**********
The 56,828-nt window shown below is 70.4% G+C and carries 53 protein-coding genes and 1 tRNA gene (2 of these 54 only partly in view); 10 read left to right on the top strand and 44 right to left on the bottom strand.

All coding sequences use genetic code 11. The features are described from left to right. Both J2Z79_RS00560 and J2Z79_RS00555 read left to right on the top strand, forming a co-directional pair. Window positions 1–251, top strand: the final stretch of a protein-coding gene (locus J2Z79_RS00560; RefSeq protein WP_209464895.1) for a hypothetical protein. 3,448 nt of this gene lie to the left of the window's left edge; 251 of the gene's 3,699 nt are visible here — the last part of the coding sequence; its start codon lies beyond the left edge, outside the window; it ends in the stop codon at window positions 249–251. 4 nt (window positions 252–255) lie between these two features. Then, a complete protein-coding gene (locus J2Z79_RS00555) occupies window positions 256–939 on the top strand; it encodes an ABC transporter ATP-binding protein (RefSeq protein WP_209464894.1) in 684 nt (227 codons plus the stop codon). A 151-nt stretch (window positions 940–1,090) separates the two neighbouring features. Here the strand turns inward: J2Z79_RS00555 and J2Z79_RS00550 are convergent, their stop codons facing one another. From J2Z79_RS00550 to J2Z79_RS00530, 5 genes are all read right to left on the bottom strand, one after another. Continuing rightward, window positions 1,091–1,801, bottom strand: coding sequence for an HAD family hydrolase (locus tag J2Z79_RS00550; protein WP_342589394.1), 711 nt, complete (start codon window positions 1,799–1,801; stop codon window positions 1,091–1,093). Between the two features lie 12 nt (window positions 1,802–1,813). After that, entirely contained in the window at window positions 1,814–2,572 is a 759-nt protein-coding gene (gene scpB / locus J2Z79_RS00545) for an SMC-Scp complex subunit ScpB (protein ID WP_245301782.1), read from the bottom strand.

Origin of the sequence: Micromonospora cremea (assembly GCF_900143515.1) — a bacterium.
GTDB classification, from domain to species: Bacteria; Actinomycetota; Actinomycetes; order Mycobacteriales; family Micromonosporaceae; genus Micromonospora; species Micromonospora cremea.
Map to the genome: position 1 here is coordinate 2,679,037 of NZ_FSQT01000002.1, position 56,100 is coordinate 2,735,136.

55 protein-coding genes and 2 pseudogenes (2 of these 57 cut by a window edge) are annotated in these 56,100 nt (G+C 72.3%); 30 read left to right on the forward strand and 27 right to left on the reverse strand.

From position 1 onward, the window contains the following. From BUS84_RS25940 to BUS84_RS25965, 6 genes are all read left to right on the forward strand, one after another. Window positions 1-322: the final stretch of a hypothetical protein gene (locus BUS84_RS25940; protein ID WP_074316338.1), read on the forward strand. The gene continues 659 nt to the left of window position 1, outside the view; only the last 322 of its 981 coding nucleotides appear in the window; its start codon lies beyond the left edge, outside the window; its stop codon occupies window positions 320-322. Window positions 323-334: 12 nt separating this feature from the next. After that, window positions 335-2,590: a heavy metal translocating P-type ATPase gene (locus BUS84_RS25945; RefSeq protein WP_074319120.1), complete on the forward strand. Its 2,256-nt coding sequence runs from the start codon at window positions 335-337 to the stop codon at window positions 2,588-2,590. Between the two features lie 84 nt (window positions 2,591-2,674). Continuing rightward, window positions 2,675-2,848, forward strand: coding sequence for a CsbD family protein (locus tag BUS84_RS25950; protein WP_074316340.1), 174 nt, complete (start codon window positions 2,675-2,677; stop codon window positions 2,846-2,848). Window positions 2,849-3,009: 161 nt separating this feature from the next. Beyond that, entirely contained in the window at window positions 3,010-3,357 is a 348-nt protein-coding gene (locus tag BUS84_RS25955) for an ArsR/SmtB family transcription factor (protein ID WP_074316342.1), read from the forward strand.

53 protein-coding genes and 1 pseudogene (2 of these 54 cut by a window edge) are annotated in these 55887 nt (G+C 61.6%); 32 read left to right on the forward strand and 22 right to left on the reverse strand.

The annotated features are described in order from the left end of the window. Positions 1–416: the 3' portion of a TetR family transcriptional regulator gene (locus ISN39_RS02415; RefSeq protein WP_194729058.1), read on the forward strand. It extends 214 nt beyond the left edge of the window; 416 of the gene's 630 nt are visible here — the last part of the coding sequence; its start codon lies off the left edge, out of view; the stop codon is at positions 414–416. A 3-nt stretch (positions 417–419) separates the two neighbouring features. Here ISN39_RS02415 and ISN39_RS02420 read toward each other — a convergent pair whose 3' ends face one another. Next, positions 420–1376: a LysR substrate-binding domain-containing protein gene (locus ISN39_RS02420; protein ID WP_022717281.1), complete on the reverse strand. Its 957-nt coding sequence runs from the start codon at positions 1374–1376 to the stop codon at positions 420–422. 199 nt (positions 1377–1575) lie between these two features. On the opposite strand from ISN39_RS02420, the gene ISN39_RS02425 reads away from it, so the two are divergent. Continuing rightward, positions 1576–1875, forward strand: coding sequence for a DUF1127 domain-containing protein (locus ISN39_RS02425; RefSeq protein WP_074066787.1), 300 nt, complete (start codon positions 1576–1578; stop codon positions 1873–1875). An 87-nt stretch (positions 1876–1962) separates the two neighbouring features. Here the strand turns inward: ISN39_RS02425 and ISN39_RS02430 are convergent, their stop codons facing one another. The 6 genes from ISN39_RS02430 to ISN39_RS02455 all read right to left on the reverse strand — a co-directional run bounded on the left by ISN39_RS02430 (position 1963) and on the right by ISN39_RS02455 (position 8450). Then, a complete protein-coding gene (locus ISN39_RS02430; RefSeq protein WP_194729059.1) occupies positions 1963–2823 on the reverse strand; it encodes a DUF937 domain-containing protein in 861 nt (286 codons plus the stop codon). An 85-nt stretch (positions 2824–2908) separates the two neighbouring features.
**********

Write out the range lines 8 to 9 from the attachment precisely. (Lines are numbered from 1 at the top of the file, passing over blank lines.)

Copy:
53 protein-coding genes and 1 pseudogene (2 of these 54 cut by a window edge) are annotated in these 55887 nt (G+C 61.6%); 32 read left to right on the forward strand and 22 right to left on the reverse strand.

The annotated features are described in order from the left end of the window. Positions 1–416: the 3' portion of a TetR family transcriptional regulator gene (locus ISN39_RS02415; RefSeq protein WP_194729058.1), read on the forward strand. It extends 214 nt beyond the left edge of the window; 416 of the gene's 630 nt are visible here — the last part of the coding sequence; its start codon lies off the left edge, out of view; the stop codon is at positions 414–416. A 3-nt stretch (positions 417–419) separates the two neighbouring features. Here ISN39_RS02415 and ISN39_RS02420 read toward each other — a convergent pair whose 3' ends face one another. Next, positions 420–1376: a LysR substrate-binding domain-containing protein gene (locus ISN39_RS02420; protein ID WP_022717281.1), complete on the reverse strand. Its 957-nt coding sequence runs from the start codon at positions 1374–1376 to the stop codon at positions 420–422. 199 nt (positions 1377–1575) lie between these two features. On the opposite strand from ISN39_RS02420, the gene ISN39_RS02425 reads away from it, so the two are divergent. Continuing rightward, positions 1576–1875, forward strand: coding sequence for a DUF1127 domain-containing protein (locus ISN39_RS02425; RefSeq protein WP_074066787.1), 300 nt, complete (start codon positions 1576–1578; stop codon positions 1873–1875). An 87-nt stretch (positions 1876–1962) separates the two neighbouring features. Here the strand turns inward: ISN39_RS02425 and ISN39_RS02430 are convergent, their stop codons facing one another. The 6 genes from ISN39_RS02430 to ISN39_RS02455 all read right to left on the reverse strand — a co-directional run bounded on the left by ISN39_RS02430 (position 1963) and on the right by ISN39_RS02455 (position 8450). Then, a complete protein-coding gene (locus ISN39_RS02430; RefSeq protein WP_194729059.1) occupies positions 1963–2823 on the reverse strand; it encodes a DUF937 domain-containing protein in 861 nt (286 codons plus the stop codon). An 85-nt stretch (positions 2824–2908) separates the two neighbouring features.